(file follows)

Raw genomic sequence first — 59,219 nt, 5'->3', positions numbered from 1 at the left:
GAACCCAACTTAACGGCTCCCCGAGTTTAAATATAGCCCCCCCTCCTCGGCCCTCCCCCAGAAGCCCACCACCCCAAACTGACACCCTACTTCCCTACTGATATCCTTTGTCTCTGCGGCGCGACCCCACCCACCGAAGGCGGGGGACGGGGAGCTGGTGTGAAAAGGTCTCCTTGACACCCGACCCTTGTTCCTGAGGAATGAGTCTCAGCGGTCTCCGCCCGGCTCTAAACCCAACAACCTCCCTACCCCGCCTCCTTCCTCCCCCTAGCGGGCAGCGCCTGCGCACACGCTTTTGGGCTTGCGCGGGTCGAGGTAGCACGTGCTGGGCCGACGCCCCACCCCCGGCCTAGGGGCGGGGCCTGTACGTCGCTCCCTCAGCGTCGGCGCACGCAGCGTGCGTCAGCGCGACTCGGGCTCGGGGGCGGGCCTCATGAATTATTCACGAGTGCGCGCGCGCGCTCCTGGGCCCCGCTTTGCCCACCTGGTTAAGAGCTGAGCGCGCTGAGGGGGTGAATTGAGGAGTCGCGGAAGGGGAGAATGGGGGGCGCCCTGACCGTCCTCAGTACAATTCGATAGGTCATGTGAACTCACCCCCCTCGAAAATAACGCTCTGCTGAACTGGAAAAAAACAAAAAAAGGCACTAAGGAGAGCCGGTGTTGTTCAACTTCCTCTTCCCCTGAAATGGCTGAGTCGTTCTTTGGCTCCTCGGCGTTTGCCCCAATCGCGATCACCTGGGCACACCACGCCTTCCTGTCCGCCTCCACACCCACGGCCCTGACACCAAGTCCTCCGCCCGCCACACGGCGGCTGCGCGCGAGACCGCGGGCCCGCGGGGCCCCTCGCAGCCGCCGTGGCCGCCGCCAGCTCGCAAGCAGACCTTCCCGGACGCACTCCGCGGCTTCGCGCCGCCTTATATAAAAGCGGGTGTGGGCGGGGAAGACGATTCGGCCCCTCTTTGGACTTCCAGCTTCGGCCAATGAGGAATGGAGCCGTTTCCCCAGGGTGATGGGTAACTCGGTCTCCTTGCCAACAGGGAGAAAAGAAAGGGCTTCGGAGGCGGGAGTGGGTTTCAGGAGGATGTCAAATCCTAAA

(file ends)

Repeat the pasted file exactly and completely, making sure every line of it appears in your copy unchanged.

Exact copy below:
Raw genomic sequence first — 59,219 nt, 5'->3', positions numbered from 1 at the left:
GAACCCAACTTAACGGCTCCCCGAGTTTAAATATAGCCCCCCCTCCTCGGCCCTCCCCCAGAAGCCCACCACCCCAAACTGACACCCTACTTCCCTACTGATATCCTTTGTCTCTGCGGCGCGACCCCACCCACCGAAGGCGGGGGACGGGGAGCTGGTGTGAAAAGGTCTCCTTGACACCCGACCCTTGTTCCTGAGGAATGAGTCTCAGCGGTCTCCGCCCGGCTCTAAACCCAACAACCTCCCTACCCCGCCTCCTTCCTCCCCCTAGCGGGCAGCGCCTGCGCACACGCTTTTGGGCTTGCGCGGGTCGAGGTAGCACGTGCTGGGCCGACGCCCCACCCCCGGCCTAGGGGCGGGGCCTGTACGTCGCTCCCTCAGCGTCGGCGCACGCAGCGTGCGTCAGCGCGACTCGGGCTCGGGGGCGGGCCTCATGAATTATTCACGAGTGCGCGCGCGCGCTCCTGGGCCCCGCTTTGCCCACCTGGTTAAGAGCTGAGCGCGCTGAGGGGGTGAATTGAGGAGTCGCGGAAGGGGAGAATGGGGGGCGCCCTGACCGTCCTCAGTACAATTCGATAGGTCATGTGAACTCACCCCCCTCGAAAATAACGCTCTGCTGAACTGGAAAAAAACAAAAAAAGGCACTAAGGAGAGCCGGTGTTGTTCAACTTCCTCTTCCCCTGAAATGGCTGAGTCGTTCTTTGGCTCCTCGGCGTTTGCCCCAATCGCGATCACCTGGGCACACCACGCCTTCCTGTCCGCCTCCACACCCACGGCCCTGACACCAAGTCCTCCGCCCGCCACACGGCGGCTGCGCGCGAGACCGCGGGCCCGCGGGGCCCCTCGCAGCCGCCGTGGCCGCCGCCAGCTCGCAAGCAGACCTTCCCGGACGCACTCCGCGGCTTCGCGCCGCCTTATATAAAAGCGGGTGTGGGCGGGGAAGACGATTCGGCCCCTCTTTGGACTTCCAGCTTCGGCCAATGAGGAATGGAGCCGTTTCCCCAGGGTGATGGGTAACTCGGTCTCCTTGCCAACAGGGAGAAAAGAAAGGGCTTCGGAGGCGGGAGTGGGTTTCAGGAGGATGTCAAATCCTAAA